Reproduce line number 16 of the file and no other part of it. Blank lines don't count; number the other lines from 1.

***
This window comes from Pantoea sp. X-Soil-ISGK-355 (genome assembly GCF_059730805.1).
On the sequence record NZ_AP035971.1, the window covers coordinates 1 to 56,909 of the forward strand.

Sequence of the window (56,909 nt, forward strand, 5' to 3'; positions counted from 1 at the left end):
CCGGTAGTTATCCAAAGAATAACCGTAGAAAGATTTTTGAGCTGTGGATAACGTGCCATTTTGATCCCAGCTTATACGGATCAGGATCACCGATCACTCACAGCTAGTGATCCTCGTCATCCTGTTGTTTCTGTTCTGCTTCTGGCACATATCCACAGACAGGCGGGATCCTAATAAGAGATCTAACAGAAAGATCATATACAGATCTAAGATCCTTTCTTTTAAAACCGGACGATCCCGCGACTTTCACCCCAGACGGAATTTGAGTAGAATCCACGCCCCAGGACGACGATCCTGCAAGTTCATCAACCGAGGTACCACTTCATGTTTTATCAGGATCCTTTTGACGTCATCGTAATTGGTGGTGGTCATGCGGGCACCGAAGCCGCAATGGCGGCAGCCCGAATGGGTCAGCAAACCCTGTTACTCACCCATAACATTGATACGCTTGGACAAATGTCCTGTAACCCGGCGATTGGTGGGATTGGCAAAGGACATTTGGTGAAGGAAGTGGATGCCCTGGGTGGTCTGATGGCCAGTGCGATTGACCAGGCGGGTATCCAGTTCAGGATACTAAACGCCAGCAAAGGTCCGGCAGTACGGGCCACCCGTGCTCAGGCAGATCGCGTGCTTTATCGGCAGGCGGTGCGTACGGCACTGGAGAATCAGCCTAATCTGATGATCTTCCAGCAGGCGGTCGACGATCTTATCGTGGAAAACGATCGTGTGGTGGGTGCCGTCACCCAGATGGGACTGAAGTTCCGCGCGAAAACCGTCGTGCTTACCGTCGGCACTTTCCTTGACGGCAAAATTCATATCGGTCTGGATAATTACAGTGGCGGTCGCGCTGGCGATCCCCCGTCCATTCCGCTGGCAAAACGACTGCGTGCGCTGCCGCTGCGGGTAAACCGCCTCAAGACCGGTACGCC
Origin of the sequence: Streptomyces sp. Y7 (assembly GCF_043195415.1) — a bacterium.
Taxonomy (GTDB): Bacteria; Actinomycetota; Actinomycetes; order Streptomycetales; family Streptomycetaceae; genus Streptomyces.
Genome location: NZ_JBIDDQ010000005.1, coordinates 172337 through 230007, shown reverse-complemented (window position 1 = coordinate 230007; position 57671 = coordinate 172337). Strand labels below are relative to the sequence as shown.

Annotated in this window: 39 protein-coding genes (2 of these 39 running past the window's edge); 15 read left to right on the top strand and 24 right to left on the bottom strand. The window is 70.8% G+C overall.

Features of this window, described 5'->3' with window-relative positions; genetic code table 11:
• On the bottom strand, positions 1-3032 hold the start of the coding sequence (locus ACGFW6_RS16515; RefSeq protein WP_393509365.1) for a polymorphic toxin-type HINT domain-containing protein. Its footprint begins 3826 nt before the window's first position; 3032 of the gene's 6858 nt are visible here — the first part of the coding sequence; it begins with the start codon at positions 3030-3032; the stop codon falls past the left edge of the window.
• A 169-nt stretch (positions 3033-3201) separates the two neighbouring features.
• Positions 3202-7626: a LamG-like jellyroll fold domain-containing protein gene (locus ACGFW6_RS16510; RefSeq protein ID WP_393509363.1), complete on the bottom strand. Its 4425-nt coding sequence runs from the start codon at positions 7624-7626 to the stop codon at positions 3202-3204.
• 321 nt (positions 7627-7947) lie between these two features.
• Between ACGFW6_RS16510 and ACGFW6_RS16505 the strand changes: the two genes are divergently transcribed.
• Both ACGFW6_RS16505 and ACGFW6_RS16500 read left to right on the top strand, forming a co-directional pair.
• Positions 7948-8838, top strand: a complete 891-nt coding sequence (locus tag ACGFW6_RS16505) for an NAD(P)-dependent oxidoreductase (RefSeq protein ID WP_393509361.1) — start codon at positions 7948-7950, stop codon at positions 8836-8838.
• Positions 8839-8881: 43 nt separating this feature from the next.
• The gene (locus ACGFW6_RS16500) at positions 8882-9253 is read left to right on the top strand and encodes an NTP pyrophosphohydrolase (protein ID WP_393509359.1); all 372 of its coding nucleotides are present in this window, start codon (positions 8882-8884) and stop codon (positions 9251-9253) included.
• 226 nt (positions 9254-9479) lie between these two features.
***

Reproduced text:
• Positions 7948-8838, top strand: a complete 891-nt coding sequence (locus tag ACGFW6_RS16505) for an NAD(P)-dependent oxidoreductase (RefSeq protein ID WP_393509361.1) — start codon at positions 7948-7950, stop codon at positions 8836-8838.